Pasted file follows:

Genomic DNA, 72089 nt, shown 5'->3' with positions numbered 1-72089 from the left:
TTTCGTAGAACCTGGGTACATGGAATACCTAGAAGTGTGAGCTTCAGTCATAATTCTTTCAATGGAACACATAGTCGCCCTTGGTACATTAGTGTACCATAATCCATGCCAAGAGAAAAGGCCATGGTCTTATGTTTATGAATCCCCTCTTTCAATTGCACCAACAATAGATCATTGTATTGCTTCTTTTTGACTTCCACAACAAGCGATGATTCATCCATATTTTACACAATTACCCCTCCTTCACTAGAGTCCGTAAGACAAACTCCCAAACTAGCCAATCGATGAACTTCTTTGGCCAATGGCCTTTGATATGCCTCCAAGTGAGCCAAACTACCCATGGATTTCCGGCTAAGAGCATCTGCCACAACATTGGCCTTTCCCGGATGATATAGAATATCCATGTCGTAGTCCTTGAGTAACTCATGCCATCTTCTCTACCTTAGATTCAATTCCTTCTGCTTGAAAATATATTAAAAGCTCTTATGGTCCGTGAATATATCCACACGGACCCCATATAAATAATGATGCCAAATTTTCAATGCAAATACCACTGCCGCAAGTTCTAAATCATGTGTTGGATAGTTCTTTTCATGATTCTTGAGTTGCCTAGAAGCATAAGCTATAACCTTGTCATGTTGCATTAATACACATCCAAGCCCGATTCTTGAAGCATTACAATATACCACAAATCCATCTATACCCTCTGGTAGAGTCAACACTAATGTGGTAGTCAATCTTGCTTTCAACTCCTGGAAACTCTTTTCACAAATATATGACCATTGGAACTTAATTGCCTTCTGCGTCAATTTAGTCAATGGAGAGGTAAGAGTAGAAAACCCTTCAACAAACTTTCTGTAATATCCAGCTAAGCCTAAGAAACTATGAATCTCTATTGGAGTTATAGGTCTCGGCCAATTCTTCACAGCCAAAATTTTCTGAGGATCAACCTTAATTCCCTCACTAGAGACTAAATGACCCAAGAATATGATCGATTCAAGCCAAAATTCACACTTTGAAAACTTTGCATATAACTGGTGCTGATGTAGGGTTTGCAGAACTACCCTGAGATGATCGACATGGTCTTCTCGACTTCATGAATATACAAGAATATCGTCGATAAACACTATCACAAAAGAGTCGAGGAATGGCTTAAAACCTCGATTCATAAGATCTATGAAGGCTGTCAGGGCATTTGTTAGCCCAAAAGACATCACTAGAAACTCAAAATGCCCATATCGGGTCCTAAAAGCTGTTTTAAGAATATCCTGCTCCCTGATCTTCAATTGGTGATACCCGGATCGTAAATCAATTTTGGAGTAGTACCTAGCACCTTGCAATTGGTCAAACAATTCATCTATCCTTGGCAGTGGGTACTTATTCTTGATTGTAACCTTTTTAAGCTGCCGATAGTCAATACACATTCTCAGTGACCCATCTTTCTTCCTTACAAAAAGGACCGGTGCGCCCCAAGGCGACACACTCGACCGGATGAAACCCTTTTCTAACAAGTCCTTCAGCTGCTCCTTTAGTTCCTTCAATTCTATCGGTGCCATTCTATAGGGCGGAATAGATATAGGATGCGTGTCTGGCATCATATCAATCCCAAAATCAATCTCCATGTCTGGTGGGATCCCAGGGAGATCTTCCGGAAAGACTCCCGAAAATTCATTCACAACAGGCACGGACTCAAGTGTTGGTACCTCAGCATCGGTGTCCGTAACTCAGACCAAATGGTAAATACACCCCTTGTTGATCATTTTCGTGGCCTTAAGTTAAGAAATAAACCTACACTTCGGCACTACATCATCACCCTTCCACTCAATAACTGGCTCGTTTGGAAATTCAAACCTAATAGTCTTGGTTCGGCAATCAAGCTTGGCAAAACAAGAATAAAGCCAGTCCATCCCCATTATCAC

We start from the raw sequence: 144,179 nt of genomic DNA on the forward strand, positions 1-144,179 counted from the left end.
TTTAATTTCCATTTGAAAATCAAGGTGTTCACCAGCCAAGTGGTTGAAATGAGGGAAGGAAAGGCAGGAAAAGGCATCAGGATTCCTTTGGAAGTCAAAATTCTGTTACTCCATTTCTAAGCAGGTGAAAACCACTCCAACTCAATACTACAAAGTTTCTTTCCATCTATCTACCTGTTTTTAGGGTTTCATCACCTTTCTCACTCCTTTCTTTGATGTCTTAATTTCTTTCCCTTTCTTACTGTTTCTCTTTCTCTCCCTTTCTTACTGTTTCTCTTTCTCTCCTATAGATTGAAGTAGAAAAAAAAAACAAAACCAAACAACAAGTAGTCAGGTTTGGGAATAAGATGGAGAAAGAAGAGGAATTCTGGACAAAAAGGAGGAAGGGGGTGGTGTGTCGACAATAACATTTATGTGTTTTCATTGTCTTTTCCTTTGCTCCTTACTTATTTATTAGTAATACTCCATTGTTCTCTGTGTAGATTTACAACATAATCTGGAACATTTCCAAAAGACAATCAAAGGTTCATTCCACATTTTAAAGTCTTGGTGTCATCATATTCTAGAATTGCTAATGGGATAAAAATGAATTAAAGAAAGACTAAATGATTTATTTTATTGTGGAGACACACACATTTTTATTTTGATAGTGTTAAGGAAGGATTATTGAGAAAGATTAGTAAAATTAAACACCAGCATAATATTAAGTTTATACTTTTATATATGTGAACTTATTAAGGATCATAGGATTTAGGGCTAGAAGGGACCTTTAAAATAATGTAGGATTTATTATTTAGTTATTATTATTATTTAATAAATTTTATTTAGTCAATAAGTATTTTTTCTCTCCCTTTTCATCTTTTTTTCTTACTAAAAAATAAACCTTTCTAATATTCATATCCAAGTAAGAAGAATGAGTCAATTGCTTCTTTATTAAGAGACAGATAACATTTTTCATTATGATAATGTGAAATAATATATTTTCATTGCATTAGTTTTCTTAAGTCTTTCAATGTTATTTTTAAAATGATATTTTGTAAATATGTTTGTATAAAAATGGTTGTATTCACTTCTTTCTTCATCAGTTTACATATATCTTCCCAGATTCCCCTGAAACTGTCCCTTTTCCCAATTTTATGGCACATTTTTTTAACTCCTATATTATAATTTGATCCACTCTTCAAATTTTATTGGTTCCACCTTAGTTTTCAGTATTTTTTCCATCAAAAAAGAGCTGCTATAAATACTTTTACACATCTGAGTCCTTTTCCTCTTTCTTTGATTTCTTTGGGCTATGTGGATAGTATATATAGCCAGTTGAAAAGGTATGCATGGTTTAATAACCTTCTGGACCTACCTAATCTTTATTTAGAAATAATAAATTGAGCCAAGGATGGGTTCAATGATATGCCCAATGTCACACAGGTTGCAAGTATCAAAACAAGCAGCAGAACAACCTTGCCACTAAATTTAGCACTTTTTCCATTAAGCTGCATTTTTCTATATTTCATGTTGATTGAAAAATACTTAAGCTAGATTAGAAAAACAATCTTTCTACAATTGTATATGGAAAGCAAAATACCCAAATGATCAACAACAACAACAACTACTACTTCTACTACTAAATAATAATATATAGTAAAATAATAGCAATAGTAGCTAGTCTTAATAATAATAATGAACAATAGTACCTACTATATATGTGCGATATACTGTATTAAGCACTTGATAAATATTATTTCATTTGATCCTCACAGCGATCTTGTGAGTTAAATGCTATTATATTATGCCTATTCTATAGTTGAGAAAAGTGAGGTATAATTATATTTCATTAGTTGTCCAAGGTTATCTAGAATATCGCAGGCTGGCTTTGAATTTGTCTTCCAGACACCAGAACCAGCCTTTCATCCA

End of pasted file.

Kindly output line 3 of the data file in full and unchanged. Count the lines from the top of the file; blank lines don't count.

We start from the raw sequence: 144,179 nt of genomic DNA on the forward strand, positions 1-144,179 counted from the left end.